Officially, numerically, Jim Joyce is 1-1 in moments that would lead to fame, or at least notoriety. But in the larger, human scheme of things, he is better than that.
Joyce, a Major League umpire for 23 years, helped to save a woman's life Monday at Chase Field in a Phoenix. The woman, who has worked for the Arizona Diamondbacks since their inaugural season of 1998, had collapsed.
Joyce, on his way to the umpires' dressing room, arrived on the scene and was told by the woman's colleagues that she was having a seizure. But Joyce noticed that the woman was not breathing and began to administer CPR. A first responder arrived shortly after that with an automatic external defibrillator.
Jane Powers, a D-backs food-service employee, was eventually taken to a hospital, where her condition was stabilized and she had a pacemaker implanted. But doctors later said that the quick work of Joyce and the first responder had very likely saved Powers' life.
That's a terrific story for any human being to have on his or her resume. What a tremendous act this was for any individual, to have the knowledge, the instincts, the courage, to save of the life of a complete stranger. This was an umpire making a lifesaving call.
That inescapably takes us back to Joyce's previous brush with widespread public notice. It is distinctly possible that Jim Joyce, Major League umpire, is the same guy now that he was in June of 2010. But he was vilified then.
Joyce was umpiring first base in a game between the Detroit Tigers and the Cleveland Indians at Comerica Park. With two out in the top of the ninth, the Tigers leading, 3-0, Detroit starter Armando Galarraga was one out away from a perfect game.
The Indians' Jason Donald hit a grounder wide of first. Miguel Cabrera fielded the ball and made the toss to Galarraga covering the bag. The game was over. Galarraga's game was perfect. But it wasn't. Joyce had called Donald safe at first.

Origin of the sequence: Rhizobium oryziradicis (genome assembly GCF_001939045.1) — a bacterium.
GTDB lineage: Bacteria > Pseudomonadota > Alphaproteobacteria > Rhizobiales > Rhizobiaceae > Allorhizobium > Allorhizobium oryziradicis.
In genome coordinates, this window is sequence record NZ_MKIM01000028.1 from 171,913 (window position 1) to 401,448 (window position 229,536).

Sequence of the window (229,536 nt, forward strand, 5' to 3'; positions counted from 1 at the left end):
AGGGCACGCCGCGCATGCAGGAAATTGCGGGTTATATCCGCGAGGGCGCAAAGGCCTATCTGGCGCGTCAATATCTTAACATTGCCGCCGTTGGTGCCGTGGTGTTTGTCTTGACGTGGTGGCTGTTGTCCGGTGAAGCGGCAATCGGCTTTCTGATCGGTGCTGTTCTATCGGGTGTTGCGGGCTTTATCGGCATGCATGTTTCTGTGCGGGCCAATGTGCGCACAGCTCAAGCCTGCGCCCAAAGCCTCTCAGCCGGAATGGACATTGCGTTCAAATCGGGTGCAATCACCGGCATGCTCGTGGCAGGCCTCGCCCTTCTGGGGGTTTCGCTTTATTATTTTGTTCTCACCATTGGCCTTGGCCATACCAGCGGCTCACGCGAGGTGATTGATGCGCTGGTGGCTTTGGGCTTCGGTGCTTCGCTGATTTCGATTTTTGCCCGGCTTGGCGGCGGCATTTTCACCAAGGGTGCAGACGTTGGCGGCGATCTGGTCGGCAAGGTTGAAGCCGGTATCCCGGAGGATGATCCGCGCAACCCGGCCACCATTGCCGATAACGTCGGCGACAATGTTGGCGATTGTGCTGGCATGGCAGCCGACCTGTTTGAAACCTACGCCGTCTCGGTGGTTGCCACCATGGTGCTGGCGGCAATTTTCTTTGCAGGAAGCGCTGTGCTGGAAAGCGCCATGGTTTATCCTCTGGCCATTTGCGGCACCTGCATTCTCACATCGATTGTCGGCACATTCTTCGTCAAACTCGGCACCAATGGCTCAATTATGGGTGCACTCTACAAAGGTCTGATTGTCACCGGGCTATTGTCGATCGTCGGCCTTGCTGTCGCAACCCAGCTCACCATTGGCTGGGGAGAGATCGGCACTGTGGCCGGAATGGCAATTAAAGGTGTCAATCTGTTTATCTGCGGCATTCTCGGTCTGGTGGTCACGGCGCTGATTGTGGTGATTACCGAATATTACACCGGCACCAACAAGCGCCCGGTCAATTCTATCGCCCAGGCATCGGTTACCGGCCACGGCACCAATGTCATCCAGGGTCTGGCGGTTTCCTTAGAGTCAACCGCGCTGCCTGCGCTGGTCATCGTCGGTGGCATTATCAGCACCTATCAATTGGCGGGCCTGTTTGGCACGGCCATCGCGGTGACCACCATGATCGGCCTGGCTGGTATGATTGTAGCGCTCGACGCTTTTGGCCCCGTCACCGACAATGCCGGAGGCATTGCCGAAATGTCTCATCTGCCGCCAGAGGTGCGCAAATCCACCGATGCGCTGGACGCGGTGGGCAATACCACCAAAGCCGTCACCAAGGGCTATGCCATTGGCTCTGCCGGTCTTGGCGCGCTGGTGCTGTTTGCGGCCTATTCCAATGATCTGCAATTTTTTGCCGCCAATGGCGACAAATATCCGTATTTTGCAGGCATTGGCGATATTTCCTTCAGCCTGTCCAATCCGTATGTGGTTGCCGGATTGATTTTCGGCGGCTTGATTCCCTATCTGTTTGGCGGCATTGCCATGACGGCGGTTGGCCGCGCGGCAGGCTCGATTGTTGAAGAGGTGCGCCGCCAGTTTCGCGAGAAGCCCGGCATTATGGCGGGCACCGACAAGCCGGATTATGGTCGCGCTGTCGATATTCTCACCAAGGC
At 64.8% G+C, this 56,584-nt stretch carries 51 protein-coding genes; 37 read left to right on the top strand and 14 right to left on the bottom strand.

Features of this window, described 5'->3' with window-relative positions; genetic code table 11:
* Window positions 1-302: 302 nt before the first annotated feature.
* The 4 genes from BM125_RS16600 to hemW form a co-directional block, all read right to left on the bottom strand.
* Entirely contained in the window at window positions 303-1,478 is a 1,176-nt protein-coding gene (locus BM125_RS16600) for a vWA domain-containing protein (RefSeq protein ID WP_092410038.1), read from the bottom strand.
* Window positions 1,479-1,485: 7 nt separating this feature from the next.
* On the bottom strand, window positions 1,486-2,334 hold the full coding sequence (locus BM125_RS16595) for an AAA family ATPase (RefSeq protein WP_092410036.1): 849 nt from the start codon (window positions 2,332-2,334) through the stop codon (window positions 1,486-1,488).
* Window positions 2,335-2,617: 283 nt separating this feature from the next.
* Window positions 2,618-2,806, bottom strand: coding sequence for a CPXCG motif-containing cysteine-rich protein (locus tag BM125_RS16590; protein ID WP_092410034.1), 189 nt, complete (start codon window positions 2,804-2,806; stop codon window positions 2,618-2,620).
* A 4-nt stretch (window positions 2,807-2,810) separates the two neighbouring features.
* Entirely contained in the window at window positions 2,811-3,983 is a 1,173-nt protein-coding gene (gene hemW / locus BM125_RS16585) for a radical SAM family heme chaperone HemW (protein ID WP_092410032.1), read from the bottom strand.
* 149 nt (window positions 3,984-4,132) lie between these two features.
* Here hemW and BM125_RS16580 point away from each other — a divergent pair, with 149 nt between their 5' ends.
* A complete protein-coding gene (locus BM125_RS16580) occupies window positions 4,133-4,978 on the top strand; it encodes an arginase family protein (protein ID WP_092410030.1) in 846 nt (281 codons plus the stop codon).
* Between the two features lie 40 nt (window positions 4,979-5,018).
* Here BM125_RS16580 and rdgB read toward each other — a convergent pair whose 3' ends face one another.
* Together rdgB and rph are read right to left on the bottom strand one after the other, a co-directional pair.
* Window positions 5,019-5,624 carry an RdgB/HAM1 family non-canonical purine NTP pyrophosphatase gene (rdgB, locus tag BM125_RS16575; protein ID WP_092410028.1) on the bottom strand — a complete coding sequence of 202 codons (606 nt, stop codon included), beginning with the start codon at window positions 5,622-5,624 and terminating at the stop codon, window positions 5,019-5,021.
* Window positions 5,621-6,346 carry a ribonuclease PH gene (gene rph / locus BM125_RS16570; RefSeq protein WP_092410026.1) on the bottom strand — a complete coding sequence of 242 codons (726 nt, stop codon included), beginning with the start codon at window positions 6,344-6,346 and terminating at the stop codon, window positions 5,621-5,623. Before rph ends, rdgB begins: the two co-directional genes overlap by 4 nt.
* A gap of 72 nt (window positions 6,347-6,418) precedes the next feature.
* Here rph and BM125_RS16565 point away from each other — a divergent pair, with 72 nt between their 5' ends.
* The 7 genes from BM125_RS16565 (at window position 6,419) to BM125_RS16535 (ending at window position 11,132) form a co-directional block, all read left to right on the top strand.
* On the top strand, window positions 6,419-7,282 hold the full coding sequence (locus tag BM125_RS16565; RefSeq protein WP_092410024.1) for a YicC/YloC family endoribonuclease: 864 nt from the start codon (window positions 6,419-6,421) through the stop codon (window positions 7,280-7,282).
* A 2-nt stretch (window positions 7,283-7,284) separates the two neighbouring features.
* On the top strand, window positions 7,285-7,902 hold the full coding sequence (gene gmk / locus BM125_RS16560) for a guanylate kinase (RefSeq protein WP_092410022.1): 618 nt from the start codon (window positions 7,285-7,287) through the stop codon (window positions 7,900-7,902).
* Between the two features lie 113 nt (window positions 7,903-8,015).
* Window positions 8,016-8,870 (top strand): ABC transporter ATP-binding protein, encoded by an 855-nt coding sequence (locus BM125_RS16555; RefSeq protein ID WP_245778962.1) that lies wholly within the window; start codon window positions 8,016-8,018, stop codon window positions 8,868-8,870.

Replays provided neither support nor solace for Joyce's call. Joyce saw them, too, and, with the damage done, could only apologize, which he did, in a tearful moment with Galarraga. "It was the biggest call of my career, and I kicked the [stuff] out of it," Joyce said. "I just cost that kid a perfect game."
Galarraga was, to his everlasting credit, gracious about the blown call.
"You don't see an umpire after the game come out and say, 'Hey, let me tell you I'm sorry,'" Galarraga said. "He felt really bad."
The baseball public was not so generous in its response to the umpiring error. There were demands that Commissioner Bud Selig reverse the call. The Commissioner wisely chose not to take that direction. A perfect game cannot be created after the fact.
There were numerous calls for increased use of replay technology. Even President Barack Obama weighed in on that side of the question, suggesting that Major League Baseball "take a look" at wider use of replay.
Many people went further than that, suggesting that pretty much everything that occurred after the national anthem was played should be subjected to replay review. The idea was to get these human beings out of the decision-making process as much as possible. Hey, electronic sensors could call the balls and strikes.
This became the core episode for anti-umpire grievances and Jim Joyce was at the center of the core. It was easily said, so a lot of people said it -- this call would haunt Joyce for the rest of his career and beyond.
Maybe so. But maybe now we could have a slightly more balanced view of Jim Joyce, umpire and human being.
He made a mistake at a critical juncture of a game in which history was about to be made. That makes him human. But then on Monday in Phoenix, this same fellow proved that he was the kind of human being who would leap to the aid of another person. And in so doing, he helped to save a life.
There is no official box score that accompanies human life. But you'd like to think that by this act, Jim Joyce would move ahead in a lot of hearts and minds.
Mike Bauman is a national columnist for MLB.com.